What is Climate Change?

Printer-friendly version

Climate change refers to a significant and long-term change in the measures of climate such as temperature, rainfall or wind.  Scientific evidence has demonstrated that warming of the global climate system is unequivocal and is caused by a combination of natural processes and factors and human activities though greenhouse gas emissions.  Predicted and measured adverse impacts include the following (Desmond et al., 2014)

  • Changes in precipitation (rainfall) patterns;
  • On-going sea level rise; and
  • Increases in surface air and sea surface temperatures.

These physical climate changes will result in-

  • Changes in the frequency and intensity of extreme weather and climate events including more intense storms and rainfall events;
  • Increased likelihood and magnitude of river and coastal flooding;
  • Water shortages in summer in the east;
  • Adverse impacts on water quality;
  • Changes in distribution of plant and animal species; and
  • Effects on fisheries sensitive to changes in temperature.

Whilst any single extreme event cannot entirely be attributed to climate change, Ireland has of late experienced a number of extreme weather events (Storm Emma, Storm Ophelia, Summer 2018 heatwave) that are likely to become more common due to global climate warming.

Image of Clontarf during a flood

How does Climate Change affect Local Authorities?

Local Authority staff are at the front line of response to extreme weather events such as gritting and clearing roads during snow and frost events, protecting building and assets during flood events and clearing roads and trees during storm events. Climate Change brings a range of challenges to a Local Authority such as damage to critical infrastructure, roads, bridges, drains, sewers, local authority buildings and housing stock.  It can also cause disruption to local communities and to the services provided by the Local Authority. Recent extreme weather events outlined above contributed to disruption to transport, fallen trees, damage to road surfaces, impacts on biodiversity and an increase in Local Authority cleanup costs.

Local Authorities need to be able to adapt to the current impacts of climate change (adaptation)and become more resilient to the future impacts we will face. We also need to ensure that we reduce the impact of our own services and activities by reducing the carbon emissions (mitigation) of our services and being more environmentally sustainable in our operations.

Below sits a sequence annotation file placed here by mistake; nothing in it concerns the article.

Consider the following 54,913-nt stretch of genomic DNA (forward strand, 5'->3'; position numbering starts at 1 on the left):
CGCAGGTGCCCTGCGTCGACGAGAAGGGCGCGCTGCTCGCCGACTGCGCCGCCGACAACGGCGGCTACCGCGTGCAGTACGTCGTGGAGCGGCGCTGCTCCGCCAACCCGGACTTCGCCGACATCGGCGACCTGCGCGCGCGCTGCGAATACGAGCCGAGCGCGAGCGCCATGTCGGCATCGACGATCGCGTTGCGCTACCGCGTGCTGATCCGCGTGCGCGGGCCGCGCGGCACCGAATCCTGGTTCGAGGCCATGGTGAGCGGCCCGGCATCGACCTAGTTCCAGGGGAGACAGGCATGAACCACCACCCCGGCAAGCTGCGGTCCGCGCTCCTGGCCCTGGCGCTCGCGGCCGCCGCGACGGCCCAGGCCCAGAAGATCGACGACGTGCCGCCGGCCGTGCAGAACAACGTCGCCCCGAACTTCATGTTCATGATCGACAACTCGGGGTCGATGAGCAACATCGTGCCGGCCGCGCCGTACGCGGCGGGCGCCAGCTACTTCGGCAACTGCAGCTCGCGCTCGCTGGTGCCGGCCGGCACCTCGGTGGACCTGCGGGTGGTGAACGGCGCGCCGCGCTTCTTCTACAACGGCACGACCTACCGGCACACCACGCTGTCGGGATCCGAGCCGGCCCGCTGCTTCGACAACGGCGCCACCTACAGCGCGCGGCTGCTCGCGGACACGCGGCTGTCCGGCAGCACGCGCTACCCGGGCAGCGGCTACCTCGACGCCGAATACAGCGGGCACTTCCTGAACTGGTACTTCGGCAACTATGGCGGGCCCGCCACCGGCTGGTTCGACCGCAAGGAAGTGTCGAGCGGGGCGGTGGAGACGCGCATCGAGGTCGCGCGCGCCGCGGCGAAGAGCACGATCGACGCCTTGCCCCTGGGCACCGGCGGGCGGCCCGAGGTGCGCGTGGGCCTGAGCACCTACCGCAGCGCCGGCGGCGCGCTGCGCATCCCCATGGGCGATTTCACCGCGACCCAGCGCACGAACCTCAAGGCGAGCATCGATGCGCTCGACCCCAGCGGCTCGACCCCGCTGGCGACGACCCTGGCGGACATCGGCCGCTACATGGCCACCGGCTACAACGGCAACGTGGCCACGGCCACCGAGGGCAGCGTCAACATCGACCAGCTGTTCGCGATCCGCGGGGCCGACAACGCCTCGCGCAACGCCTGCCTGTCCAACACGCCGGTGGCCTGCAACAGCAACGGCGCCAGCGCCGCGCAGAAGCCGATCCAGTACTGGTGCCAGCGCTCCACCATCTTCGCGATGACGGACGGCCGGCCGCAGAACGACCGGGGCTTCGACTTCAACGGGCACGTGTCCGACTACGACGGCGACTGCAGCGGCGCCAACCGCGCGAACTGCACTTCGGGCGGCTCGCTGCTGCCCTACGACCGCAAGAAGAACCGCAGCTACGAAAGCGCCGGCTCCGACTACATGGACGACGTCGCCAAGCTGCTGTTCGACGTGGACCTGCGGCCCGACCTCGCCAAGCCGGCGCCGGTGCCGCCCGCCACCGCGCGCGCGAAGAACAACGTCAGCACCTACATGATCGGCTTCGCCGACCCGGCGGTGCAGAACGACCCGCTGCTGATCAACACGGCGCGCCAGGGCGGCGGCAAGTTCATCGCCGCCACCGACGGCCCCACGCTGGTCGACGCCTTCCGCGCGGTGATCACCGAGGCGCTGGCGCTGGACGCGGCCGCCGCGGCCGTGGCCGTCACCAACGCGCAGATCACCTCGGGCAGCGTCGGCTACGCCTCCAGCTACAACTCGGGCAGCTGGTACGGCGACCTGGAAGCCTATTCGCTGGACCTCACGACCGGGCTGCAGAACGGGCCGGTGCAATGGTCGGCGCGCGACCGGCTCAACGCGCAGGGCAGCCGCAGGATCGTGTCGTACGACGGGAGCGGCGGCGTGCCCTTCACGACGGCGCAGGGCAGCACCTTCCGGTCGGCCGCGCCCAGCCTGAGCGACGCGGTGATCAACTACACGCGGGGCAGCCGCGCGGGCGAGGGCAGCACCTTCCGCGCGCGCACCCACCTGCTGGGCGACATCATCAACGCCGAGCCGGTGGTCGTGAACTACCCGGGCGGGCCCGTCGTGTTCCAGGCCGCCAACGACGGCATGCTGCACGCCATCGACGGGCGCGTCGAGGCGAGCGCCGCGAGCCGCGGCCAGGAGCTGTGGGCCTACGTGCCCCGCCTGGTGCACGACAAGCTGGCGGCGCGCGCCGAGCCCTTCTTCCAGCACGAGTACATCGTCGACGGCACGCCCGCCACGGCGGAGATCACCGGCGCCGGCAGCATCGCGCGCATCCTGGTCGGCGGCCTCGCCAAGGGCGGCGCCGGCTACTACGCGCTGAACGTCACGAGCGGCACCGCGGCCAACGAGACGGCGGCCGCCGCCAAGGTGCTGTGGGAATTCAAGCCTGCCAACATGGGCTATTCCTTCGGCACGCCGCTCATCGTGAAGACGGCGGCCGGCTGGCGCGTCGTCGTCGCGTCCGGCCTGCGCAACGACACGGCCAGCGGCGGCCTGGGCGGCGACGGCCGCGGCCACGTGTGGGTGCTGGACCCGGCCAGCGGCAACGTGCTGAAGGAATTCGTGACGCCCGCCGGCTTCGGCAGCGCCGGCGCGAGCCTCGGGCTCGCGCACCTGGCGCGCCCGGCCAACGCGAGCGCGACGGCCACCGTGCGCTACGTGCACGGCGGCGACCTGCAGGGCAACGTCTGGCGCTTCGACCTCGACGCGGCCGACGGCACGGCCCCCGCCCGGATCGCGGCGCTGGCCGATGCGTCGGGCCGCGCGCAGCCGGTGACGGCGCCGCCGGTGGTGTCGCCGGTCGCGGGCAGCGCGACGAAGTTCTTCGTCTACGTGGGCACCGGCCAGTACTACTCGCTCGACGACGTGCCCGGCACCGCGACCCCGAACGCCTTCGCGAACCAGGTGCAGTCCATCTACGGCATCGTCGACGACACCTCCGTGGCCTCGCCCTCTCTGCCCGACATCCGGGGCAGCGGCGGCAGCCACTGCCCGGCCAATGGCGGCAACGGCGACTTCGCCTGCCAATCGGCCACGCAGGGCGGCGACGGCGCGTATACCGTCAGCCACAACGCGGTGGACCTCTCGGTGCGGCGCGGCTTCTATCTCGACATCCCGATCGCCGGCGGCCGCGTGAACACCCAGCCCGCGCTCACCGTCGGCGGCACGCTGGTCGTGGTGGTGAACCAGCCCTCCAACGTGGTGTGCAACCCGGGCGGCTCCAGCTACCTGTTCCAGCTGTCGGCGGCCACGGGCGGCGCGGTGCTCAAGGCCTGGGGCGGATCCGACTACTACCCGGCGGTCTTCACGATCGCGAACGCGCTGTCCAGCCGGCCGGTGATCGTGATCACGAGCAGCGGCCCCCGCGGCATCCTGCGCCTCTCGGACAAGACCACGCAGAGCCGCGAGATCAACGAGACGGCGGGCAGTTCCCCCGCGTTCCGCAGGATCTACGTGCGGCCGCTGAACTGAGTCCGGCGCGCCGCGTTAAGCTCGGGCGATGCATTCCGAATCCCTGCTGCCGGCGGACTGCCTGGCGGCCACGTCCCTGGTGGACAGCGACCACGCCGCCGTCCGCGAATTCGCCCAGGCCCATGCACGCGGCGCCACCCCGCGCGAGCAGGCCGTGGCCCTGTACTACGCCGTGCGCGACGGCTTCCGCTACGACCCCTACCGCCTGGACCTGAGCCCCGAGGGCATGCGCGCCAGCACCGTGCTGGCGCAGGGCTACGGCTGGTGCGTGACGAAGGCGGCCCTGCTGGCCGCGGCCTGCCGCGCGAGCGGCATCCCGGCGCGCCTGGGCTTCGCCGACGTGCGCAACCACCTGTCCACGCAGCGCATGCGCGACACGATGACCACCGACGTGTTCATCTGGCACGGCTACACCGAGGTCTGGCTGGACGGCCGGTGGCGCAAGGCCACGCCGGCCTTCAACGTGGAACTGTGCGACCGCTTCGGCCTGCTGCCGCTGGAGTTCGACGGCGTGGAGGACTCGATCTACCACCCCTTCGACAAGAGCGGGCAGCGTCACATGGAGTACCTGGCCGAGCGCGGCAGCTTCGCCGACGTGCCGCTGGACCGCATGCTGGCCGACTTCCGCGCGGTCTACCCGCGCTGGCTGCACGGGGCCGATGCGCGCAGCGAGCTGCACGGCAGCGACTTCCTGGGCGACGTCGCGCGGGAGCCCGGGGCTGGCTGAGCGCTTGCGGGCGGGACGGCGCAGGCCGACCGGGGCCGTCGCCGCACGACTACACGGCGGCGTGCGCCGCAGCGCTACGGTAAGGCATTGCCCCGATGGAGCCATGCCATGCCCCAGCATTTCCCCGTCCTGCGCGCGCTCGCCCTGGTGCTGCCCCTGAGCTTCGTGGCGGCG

Image venn diagram of Mitigation and Adaptation

(Source: Codema)

Your Local Authority and Climate Action

In accordance with National Policy and Dublin City Council in response to Covenant of Mayors requirements Dublin City Council and the Dublin energy agency Codema have joined together to develop a Climate Change Action Plan as a collaborative response to the impact that climate change is having, and will continue to have on the Region and its citizens.

Dublin City Council’s Draft Climate Change Action Plan 2019-2024 sets out how the Council will improve energy efficiency and reduce greenhouse gas emissions in its own buildings and operations, whilst making the area a more climate-resilient City with engaged and informed citizens. This will be achieved by a range of ongoing and planned actions in five key areas (Energy and Buildings, Transport, Flood Resilience, Nature-Based Solutions and Resource Management), which will be continuously monitored, evaluated and updated.

Infographic of the Climate Action Plan's Targets

(Source: Codema)

Infographic of Dublin City Council's Key Targets

(Source: Codema)

You can see what your Council is doing on each of these five actions areas by clicking here:

  • Energy and Buildings
  • Transport
  • Flood Resilience
  • Nature-Based Solutions
  • Resource Management